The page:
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CRIMP Defined




The Craftsman Approach to Tool Selection:

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Posted by Dr Andus
Sep 5, 2020 at 12:57 PM


My take on “The Craftsman Approach to Tool Selection”:

Experiment and get your hands dirty with lots of tools - from tools that have been around for a long time (classics) to the latest innovations.

Then you’ll know a lot about tools and be more likely to choose the right tool for the right task in pursuit of whatever ideals or just to get the job done.


Posted by Ken
Sep 5, 2020 at 06:12 PM


This is an interesting thread, and I really like the responses.  I kind of find these statements a bit one dimensional, and appreciate all of the follow up posts that reflect the subtleties and complexities of how we think and behave.



Posted by MadaboutDana
Sep 6, 2020 at 08:37 AM


… and of course Dr Andus’s reply totally justifies the CRIMPing approach ;-)

So I’m with you, doc!


Posted by Listerene
Sep 6, 2020 at 01:54 PM


I think that if you need some sort of higher guidance on how to choose a tool—whether it’s a hammer or a word processing app—you’re spending waaay too much time seeking higher guidance.

If you don’t know when something is appropriate for your use, when you use it, studying the “happiness” you feel when using that hammer won’t get you too far. I’m all for the touchy-feely kinda things but, at some point, you have to get on with your life and do what needs to be done without a whole lot of circumspection.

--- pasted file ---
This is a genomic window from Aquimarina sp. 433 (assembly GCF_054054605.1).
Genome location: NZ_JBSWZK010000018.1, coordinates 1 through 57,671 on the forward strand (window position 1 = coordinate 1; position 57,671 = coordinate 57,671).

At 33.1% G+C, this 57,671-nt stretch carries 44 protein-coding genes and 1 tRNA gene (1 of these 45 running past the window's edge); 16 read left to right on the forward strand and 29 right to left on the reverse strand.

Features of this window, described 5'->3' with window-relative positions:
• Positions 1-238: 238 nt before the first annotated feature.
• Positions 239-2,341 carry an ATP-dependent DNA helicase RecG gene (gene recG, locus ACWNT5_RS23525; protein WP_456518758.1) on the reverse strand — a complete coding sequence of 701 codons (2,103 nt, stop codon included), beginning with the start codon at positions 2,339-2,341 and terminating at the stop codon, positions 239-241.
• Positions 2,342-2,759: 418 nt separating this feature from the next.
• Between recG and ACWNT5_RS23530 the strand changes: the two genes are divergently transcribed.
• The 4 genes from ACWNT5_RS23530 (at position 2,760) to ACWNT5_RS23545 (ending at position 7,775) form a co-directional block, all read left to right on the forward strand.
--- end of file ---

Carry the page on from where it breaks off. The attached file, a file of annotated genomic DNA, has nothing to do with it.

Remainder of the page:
More to the point, it’s a form of risk avoidance: If you don’t have to take the risk of doing something because you’re busy studying how to do it, you’re just avoiding the risk of doing it.

“If you’re happy to sit at your desk and not take any risk, you’ll be sitting at your desk for the next 20 years.” – David Rubenstein


Posted by washere
Sep 6, 2020 at 07:08 PM


Good post by Listerene. I’ve always said the most expensive asset invested is time.

Identifying most urgent needs and then most effective tools for those tasks can easily be neglected.

Also the 80/20 rule might not be exactly correct in terms of numbers, but it’s an apt metaphor overall.


Of course playing around with new tools can be a hobby too. But should be differentiated from identifying crucial tasks and the best tools for them.


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